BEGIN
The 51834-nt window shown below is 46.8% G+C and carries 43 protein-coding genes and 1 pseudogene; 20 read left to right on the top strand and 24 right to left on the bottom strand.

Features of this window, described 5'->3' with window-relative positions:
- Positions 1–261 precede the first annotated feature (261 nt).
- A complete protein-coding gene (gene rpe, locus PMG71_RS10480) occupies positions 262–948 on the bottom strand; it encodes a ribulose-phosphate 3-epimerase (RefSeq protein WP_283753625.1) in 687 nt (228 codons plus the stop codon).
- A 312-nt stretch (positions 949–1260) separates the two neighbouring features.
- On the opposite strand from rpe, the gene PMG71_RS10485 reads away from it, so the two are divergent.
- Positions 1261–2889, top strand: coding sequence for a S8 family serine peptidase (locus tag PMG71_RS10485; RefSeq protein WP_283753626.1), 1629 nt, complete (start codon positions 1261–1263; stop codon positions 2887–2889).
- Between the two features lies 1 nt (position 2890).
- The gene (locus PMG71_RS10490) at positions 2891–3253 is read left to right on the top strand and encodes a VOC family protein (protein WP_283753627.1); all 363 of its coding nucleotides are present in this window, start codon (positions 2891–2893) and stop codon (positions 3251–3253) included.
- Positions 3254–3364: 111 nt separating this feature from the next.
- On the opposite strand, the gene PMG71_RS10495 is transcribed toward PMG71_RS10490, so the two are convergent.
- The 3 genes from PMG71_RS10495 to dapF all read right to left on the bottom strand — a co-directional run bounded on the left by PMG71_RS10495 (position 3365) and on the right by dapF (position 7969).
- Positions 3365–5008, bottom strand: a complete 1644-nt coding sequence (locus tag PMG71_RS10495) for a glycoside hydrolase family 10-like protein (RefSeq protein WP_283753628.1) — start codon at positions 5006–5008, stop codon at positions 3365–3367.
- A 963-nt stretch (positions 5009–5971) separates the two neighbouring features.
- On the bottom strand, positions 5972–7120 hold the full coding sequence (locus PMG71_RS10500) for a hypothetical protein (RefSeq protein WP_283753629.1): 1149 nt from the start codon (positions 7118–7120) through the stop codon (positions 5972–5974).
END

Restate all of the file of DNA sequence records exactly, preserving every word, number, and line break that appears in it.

The 51834-nt window shown below is 46.8% G+C and carries 43 protein-coding genes and 1 pseudogene; 20 read left to right on the top strand and 24 right to left on the bottom strand.

Features of this window, described 5'->3' with window-relative positions:
- Positions 1–261 precede the first annotated feature (261 nt).
- A complete protein-coding gene (gene rpe, locus PMG71_RS10480) occupies positions 262–948 on the bottom strand; it encodes a ribulose-phosphate 3-epimerase (RefSeq protein WP_283753625.1) in 687 nt (228 codons plus the stop codon).
- A 312-nt stretch (positions 949–1260) separates the two neighbouring features.
- On the opposite strand from rpe, the gene PMG71_RS10485 reads away from it, so the two are divergent.
- Positions 1261–2889, top strand: coding sequence for a S8 family serine peptidase (locus tag PMG71_RS10485; RefSeq protein WP_283753626.1), 1629 nt, complete (start codon positions 1261–1263; stop codon positions 2887–2889).
- Between the two features lies 1 nt (position 2890).
- The gene (locus PMG71_RS10490) at positions 2891–3253 is read left to right on the top strand and encodes a VOC family protein (protein WP_283753627.1); all 363 of its coding nucleotides are present in this window, start codon (positions 2891–2893) and stop codon (positions 3251–3253) included.
- Positions 3254–3364: 111 nt separating this feature from the next.
- On the opposite strand, the gene PMG71_RS10495 is transcribed toward PMG71_RS10490, so the two are convergent.
- The 3 genes from PMG71_RS10495 to dapF all read right to left on the bottom strand — a co-directional run bounded on the left by PMG71_RS10495 (position 3365) and on the right by dapF (position 7969).
- Positions 3365–5008, bottom strand: a complete 1644-nt coding sequence (locus tag PMG71_RS10495) for a glycoside hydrolase family 10-like protein (RefSeq protein WP_283753628.1) — start codon at positions 5006–5008, stop codon at positions 3365–3367.
- A 963-nt stretch (positions 5009–5971) separates the two neighbouring features.
- On the bottom strand, positions 5972–7120 hold the full coding sequence (locus PMG71_RS10500) for a hypothetical protein (RefSeq protein WP_283753629.1): 1149 nt from the start codon (positions 7118–7120) through the stop codon (positions 5972–5974).